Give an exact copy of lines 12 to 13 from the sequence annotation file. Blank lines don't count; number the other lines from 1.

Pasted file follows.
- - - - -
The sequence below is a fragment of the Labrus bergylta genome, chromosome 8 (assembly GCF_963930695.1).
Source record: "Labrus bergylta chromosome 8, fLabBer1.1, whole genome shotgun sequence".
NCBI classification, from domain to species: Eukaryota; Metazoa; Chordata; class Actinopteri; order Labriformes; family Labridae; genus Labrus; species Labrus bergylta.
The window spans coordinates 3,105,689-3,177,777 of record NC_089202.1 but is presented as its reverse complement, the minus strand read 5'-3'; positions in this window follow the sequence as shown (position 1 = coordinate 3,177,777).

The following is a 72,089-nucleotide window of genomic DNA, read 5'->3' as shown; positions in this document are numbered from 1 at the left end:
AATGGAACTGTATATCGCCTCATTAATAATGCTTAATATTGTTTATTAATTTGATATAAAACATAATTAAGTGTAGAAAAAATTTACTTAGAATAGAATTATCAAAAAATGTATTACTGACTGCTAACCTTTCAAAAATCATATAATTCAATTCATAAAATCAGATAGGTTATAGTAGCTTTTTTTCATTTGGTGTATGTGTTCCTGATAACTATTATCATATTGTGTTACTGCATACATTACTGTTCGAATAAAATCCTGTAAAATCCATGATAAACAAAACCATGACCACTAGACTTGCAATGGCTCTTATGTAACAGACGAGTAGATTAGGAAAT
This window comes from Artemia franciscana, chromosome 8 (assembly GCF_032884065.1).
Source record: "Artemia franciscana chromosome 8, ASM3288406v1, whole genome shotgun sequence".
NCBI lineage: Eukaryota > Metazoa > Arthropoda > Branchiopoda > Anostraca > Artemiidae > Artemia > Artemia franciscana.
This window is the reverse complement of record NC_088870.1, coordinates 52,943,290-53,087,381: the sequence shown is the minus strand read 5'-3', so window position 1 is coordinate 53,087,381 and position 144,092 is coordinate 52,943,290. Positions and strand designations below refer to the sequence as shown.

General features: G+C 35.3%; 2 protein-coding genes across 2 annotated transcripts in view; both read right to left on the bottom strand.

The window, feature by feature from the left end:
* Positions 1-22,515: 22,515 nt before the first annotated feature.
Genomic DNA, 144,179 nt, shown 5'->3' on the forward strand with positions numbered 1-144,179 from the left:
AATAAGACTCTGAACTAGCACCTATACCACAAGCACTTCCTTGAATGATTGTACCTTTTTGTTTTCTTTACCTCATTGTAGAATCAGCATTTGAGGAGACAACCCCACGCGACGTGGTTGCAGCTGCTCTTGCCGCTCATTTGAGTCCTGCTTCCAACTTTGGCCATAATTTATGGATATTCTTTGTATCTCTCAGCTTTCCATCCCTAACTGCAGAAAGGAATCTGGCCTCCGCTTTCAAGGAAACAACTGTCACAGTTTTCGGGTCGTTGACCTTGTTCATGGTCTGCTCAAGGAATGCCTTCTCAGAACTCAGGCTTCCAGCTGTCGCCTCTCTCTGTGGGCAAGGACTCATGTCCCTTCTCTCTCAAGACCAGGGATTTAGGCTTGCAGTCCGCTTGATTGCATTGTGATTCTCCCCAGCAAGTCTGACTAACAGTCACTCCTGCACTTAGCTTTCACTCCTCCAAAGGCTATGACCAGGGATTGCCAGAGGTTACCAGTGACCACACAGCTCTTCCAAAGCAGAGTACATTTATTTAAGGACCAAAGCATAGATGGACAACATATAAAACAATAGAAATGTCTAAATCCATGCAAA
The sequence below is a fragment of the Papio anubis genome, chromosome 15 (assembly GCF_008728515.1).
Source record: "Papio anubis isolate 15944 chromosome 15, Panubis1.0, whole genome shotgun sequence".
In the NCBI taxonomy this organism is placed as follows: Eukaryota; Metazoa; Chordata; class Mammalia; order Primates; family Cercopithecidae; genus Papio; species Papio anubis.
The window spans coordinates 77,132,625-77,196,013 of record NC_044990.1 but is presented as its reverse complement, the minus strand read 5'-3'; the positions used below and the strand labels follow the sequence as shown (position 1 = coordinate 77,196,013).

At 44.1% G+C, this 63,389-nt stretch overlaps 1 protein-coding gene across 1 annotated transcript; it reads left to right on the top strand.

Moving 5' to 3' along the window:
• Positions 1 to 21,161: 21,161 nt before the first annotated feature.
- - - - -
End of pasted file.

The window, feature by feature from the left end:
* Positions 1-22,515: 22,515 nt before the first annotated feature.